Home > Deathly : The Dillon Sisters(5)

Deathly : The Dillon Sisters(5)
Author: Brynne Asher

The young woman can’t be older than Briar. I hand her my paddle, ignore the comments from the line behind me, and turn and scan the area for Kate or, worse, my new dog and my date.

Dammit. I don’t even know what to do with a dog.

“Wow.” I look to the woman who is now staring wide-eyed at the tablet in front of her. “You’re a big spender! That will be fifteen-thousand dollars.”

My stomach roils as I hand over the credit card I keep only for emergencies, even though this does not qualify. She swipes and I sign—my gritty signature the only hint of the frayed nerves I’m barely clinging to.

“I need to leave. Please have the rescue organization contact me about the dog—”

She interrupts with a smile, reminding me of the hell I’ve just gotten myself into. “And your date.”

“Yes, that too.” I wave her off, stuffing my abused credit card back into my small clutch.

“Thank you for your donation,” she calls but I’m already halfway out the door, my dupes not carrying me nearly as fast as I need.

I type out a quick text to Kate, lying to my only friend about my non-existent emergency, telling her to take the Uber, and that I’ll call her tomorrow. She’s used to me putting my patients first—it isn’t the first time I’ve dumped her in the middle of a night out.

The cool night air fills my lungs as I move as quickly as I can around the corner of the building. I barely get ten feet into the dark alley before it happens. I drop to my hands and knees, ignoring the bite of rocks and wet, cold concrete on my bare skin. Appetizers, wine, and the protein shake I chugged on our way here haunts me as the contents of my stomach empty and splatter in front of me. Poor decisions chased by dry heaves are the very physical reminders of what I’ve done.

I tremble but it has nothing to do with the cool, moist air seeping through my barely-there cocktail dress. It offers no protection from the elements or my own self-absorbed and sick fascination.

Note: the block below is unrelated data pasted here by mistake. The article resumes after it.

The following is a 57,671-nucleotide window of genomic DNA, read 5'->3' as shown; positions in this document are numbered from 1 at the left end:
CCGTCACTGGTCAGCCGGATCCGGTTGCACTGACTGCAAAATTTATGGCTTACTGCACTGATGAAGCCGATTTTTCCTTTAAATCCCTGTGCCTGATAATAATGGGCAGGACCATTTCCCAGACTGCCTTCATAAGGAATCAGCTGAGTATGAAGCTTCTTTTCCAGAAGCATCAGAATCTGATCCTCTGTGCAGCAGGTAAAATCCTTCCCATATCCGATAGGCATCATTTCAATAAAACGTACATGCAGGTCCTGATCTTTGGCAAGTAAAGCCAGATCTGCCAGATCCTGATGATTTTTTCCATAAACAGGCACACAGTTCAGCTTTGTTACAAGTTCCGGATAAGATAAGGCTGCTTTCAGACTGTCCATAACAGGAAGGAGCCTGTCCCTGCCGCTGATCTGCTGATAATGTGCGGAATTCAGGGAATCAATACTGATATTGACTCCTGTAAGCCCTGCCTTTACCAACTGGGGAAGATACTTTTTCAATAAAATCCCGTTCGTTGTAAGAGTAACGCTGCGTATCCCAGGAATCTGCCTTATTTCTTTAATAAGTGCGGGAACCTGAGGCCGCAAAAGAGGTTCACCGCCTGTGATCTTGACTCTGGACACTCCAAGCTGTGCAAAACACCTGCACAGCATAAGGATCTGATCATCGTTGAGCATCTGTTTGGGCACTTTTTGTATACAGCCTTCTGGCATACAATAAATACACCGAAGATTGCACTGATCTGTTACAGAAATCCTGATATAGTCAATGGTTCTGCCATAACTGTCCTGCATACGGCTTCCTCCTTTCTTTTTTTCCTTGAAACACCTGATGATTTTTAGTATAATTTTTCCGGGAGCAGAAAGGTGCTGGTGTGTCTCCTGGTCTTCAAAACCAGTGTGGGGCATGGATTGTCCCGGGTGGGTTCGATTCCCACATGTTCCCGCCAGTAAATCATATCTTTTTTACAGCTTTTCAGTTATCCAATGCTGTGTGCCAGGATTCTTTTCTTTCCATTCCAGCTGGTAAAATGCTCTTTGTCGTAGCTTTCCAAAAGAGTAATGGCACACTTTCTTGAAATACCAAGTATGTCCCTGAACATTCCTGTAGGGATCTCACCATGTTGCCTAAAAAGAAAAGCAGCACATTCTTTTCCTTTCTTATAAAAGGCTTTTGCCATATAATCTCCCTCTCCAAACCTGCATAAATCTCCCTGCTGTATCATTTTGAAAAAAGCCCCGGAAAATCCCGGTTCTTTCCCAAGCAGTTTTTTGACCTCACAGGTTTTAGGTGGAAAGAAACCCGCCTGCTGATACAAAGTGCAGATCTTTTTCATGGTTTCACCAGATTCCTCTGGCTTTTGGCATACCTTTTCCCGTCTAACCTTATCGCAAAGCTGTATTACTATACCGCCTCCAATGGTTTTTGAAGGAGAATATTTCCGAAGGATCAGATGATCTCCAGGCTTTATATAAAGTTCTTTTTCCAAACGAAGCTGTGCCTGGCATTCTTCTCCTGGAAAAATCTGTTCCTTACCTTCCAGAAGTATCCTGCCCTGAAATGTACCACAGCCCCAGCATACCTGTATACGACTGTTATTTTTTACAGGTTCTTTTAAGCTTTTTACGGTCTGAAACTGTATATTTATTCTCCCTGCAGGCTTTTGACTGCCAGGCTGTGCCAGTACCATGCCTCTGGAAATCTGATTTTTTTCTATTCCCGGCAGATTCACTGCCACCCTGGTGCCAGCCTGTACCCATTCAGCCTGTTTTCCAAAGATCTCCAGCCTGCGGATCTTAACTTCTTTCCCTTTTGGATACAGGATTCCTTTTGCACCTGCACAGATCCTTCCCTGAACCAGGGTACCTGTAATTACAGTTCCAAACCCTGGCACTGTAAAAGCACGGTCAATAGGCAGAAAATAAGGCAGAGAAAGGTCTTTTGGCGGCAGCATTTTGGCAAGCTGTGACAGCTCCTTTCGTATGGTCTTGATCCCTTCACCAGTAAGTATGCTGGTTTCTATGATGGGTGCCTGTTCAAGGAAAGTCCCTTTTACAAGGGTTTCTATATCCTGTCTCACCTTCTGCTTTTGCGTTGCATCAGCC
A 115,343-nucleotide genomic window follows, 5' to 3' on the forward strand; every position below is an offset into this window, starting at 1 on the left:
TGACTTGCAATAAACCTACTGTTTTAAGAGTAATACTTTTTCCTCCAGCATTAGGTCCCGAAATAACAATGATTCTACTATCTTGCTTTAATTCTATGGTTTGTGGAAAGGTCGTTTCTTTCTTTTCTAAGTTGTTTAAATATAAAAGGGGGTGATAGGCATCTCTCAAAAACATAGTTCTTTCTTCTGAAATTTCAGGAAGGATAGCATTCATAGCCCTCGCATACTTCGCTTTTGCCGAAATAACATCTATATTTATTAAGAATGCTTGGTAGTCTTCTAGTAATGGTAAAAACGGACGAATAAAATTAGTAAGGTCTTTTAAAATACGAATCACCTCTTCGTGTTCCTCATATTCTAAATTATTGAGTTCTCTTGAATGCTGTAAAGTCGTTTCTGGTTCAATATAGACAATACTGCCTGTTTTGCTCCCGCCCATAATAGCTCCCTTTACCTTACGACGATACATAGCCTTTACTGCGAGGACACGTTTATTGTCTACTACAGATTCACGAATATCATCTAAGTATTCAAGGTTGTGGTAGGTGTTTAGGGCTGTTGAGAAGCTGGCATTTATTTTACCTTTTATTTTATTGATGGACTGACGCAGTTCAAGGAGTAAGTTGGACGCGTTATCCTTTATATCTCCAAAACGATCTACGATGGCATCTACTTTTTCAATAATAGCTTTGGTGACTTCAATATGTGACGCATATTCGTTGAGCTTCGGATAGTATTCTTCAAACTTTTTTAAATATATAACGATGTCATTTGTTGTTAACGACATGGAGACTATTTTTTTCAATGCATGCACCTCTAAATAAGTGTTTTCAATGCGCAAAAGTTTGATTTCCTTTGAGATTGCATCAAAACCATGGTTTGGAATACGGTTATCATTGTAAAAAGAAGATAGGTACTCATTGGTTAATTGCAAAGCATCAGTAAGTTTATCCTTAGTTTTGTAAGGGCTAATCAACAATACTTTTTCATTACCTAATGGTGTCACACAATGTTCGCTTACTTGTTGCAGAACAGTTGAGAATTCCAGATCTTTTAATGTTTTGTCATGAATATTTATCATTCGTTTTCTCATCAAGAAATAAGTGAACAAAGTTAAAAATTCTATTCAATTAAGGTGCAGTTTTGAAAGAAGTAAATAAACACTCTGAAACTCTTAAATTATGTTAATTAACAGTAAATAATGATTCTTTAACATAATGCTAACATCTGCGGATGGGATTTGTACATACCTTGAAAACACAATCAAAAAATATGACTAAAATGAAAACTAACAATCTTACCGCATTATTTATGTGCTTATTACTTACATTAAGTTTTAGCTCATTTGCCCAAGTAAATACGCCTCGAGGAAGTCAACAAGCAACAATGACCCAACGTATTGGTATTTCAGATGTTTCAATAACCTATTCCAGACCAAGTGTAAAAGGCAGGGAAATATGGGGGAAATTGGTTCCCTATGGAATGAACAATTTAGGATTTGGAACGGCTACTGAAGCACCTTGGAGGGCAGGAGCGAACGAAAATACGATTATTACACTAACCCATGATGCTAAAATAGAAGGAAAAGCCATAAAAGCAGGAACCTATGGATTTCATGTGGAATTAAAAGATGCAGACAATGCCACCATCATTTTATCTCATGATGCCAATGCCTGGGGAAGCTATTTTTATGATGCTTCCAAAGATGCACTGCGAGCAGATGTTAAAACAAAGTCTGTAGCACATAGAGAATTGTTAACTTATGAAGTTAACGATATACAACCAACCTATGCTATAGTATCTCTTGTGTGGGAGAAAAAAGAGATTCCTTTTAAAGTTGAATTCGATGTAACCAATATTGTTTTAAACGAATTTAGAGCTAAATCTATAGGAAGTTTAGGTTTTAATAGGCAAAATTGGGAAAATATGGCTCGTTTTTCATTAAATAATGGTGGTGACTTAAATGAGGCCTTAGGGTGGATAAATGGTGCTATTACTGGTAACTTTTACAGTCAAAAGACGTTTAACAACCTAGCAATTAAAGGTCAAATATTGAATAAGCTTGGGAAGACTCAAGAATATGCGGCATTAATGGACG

I cough and spit as I drag myself to my feet. The buzz of my phone vibrates through my purse. I’m sure it’s Kate, but I don’t dare look. Instead, I move through the dark passageway between buildings, a place I have no business lurking by myself.

I need a taxi.

I need my treadmill.

I need a shower and definitely a toothbrush.

But what I need now more than anything…

Is a plan.






Bad Memory






“You need to be careful, son.”

“I’m thirty-seven. Don’t son me.”

The sunrise is struggling to peek through the clouds—the weather shifted last night. A walk by the lake usually brings me clarity like nothing else, but today it’s a pain in my ass since I’m stuck with a dog. The big spender ghosted both of us last night.

My fucking life.


The dog pulls at his leash and barks at fuck knows what—probably the wind. If only my problems could be as easy as his. I have no time for this. He bites at the leash, as chipper as a rodeo clown.

I learned my lesson last night when I cracked the door and he took off. I chased the little shithead all the way to the water and up the shore to the next property—a good thirty acres away. He was a muddy fucking mess. I had to put him in the tub and wrestle him clean. My bathroom now looks like a warzone dusted in dirt, though it’s seen worse.

A breeze mingles with the sounds of the city through the phone as my father does what he does best—be my father. “I’ll son you as long as I’m stalking this earth. Your mother would be crushed if she heard you talking like that.”